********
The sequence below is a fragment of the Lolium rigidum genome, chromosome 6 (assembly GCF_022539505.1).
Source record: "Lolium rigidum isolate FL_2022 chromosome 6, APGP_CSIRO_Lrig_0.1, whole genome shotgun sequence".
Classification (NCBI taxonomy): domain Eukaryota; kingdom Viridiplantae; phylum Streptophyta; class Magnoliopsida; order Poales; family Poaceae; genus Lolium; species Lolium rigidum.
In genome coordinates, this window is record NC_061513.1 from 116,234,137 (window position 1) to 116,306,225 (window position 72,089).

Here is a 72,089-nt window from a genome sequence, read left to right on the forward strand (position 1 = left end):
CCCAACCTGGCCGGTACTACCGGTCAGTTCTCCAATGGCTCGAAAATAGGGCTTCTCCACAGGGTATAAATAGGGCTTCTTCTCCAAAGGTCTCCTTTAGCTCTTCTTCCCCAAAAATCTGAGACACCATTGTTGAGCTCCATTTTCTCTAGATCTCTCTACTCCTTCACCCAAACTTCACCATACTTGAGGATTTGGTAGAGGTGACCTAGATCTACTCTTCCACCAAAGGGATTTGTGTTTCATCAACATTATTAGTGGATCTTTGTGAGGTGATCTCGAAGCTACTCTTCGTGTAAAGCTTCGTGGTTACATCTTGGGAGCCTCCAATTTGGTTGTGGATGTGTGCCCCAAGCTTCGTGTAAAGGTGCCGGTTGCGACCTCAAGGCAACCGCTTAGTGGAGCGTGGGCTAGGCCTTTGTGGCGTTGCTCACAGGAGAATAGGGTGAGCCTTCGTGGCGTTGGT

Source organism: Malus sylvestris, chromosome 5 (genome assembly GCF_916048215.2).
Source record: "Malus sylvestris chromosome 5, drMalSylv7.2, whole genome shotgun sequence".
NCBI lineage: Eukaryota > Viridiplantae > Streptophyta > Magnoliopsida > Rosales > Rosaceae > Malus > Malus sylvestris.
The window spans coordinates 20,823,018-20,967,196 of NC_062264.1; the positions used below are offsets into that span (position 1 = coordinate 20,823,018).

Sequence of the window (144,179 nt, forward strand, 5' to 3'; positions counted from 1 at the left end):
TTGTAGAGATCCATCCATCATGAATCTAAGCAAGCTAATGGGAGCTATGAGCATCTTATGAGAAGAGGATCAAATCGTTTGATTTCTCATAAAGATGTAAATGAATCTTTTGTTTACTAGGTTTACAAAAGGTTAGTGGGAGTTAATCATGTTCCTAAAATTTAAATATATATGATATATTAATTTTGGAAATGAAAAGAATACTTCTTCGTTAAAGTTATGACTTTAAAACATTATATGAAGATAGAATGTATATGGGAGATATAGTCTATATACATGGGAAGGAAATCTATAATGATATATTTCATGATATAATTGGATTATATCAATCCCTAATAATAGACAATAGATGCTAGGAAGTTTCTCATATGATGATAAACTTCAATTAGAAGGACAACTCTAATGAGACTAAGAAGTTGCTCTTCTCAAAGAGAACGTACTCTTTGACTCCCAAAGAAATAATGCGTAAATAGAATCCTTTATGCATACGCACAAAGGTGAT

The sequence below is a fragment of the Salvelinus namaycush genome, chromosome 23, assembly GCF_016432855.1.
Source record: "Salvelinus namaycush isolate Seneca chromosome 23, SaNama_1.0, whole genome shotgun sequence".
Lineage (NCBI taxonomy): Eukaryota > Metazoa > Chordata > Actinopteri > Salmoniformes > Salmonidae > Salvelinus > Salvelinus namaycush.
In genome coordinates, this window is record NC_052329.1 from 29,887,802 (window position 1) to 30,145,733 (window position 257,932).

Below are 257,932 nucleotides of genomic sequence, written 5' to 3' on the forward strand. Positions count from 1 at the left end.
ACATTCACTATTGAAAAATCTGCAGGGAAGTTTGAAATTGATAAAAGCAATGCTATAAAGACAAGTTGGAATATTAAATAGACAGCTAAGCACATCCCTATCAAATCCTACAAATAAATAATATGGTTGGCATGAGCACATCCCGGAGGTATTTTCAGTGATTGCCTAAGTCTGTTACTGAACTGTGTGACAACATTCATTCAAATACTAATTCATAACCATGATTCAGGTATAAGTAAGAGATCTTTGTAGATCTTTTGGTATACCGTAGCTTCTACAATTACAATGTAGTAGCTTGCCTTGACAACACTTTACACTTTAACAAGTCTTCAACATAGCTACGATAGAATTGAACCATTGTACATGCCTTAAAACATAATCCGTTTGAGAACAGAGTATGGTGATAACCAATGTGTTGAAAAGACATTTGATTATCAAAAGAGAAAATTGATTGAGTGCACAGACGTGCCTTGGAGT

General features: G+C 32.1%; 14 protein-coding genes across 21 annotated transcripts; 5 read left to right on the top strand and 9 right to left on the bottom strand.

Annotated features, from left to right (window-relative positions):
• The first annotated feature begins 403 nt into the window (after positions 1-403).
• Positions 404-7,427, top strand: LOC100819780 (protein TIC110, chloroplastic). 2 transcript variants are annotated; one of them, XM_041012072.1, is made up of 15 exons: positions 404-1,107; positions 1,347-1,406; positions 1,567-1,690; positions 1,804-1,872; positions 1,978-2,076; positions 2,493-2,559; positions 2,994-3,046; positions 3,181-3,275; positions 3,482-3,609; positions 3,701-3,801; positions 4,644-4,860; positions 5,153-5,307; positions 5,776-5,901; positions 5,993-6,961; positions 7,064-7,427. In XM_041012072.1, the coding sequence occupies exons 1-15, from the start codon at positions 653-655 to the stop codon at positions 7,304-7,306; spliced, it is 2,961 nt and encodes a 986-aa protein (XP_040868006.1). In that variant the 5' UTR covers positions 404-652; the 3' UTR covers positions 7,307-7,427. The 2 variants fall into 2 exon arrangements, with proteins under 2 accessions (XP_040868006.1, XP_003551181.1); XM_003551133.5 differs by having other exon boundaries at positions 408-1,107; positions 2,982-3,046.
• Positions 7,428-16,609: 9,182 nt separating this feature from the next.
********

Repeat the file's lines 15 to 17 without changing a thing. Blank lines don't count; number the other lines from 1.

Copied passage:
Lineage (NCBI taxonomy): Eukaryota > Metazoa > Chordata > Actinopteri > Salmoniformes > Salmonidae > Salvelinus > Salvelinus namaycush.
In genome coordinates, this window is record NC_052329.1 from 29,887,802 (window position 1) to 30,145,733 (window position 257,932).

Below are 257,932 nucleotides of genomic sequence, written 5' to 3' on the forward strand. Positions count from 1 at the left end.